- Project plans
- Project activities
- Legislation and standards
- Industry context
Last edited 21 Jun 2016
Planning policy statement PPS
Planning Policy Statements (PPS), are written statements published by the government to help explain the statutory provisions of planning policy. They gradually replaced the previous Planning Policy Guidance Notes (PPG).
They give guidance to those involved in the operation of the planning system and explain the relationship between planning policies and other policies relating to development and land use. Planning authorities must consider Planning Policy Statements when preparing plans and making decisions on individual planning applications and appeals.
When the National Planning Policy Framework (NPPF) was published in 2012, it was commonly cited as having repealed all Planning Policy Statements and reducing planning policy from over 1000 pages to around 50, but in fact, unless specifically revoked by the framework, existing policies remained effective.
 Related articles on Designing Buildings Wiki.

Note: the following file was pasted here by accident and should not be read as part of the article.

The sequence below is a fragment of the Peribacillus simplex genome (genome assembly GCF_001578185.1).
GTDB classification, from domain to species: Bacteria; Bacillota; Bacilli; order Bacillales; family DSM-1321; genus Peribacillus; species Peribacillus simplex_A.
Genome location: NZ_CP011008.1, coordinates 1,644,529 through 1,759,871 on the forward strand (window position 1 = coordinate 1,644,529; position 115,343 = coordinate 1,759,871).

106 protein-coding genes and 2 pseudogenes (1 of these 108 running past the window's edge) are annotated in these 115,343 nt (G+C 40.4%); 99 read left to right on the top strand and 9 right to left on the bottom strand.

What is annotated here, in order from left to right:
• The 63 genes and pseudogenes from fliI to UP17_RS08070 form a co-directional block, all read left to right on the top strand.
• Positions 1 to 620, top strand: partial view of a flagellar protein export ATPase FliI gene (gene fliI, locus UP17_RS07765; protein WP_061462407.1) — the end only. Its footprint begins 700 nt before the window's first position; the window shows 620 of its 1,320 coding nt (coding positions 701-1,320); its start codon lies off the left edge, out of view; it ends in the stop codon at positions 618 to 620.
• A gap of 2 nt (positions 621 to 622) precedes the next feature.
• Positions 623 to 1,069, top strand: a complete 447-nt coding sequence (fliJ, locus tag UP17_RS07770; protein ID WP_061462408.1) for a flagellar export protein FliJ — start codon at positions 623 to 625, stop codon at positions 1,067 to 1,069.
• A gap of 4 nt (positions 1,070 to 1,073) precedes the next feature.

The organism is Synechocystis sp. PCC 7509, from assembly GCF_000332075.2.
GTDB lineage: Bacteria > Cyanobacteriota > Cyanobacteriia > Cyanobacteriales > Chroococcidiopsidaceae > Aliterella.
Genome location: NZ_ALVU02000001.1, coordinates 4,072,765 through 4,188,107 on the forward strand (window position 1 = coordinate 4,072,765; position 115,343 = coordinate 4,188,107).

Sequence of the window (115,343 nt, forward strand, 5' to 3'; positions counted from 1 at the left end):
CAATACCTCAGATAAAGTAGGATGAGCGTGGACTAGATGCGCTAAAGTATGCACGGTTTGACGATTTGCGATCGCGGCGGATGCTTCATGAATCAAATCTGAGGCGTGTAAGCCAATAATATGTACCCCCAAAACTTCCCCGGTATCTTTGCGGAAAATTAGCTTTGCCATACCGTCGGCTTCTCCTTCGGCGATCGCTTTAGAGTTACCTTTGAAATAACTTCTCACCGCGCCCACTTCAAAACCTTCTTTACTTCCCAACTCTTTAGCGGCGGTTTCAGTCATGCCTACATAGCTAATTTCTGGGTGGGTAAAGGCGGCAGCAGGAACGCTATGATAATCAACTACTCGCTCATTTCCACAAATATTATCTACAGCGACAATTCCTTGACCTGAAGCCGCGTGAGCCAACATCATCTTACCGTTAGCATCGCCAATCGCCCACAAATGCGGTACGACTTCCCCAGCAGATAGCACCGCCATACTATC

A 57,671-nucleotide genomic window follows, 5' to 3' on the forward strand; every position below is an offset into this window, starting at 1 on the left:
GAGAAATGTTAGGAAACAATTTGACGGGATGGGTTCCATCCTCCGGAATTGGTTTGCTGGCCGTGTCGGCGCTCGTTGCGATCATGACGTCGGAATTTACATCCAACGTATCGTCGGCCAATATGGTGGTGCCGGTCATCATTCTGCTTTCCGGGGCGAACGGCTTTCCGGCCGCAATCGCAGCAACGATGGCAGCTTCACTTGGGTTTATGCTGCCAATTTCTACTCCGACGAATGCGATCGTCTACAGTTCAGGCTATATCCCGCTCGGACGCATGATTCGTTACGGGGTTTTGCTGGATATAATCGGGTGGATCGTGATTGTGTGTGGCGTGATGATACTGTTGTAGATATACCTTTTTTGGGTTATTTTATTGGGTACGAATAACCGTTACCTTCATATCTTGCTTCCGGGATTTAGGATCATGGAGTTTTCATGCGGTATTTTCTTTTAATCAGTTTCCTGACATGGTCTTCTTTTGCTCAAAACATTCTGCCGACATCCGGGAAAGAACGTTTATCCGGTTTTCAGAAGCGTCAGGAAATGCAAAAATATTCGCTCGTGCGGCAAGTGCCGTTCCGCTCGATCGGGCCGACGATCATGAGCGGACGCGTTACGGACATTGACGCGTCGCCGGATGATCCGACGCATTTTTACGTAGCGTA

Featured articles and news
HAB is a bridge design concept which incorporates an integrated hydraulic system in order to carry more weight.
ICE publish a discussion paper looking at the role of the engineer in creating inclusive cities.
A PQP describes the activities, standards, tools and processes necessary to achieve quality in a project's delivery.
How Lidl has been actively working to reinforce their brand through sustainability.
Association of British Insurers describe full-scale cladding tests as 'utterly inadequate'.
This article examines the changing policy commitments and evolving definitions of the zero carbon home.
Researchers believe they may have created a 'game-changing' new form of concrete using graphene.
Grouting refers to the injection of materials into a soil or rock formation to change its physical characteristics.
Part of Designing Buildings Wiki, BREEAM Wiki will advance knowledge sharing for the BRE family of sustainability tools.
From the decorative to the utilitarian, and from the photographed to the forgotten.
New BRE book considers the progression from project-based knowledge creation to whole-life urban knowledge management.
This CIOB article explores the concept of value in building design and construction.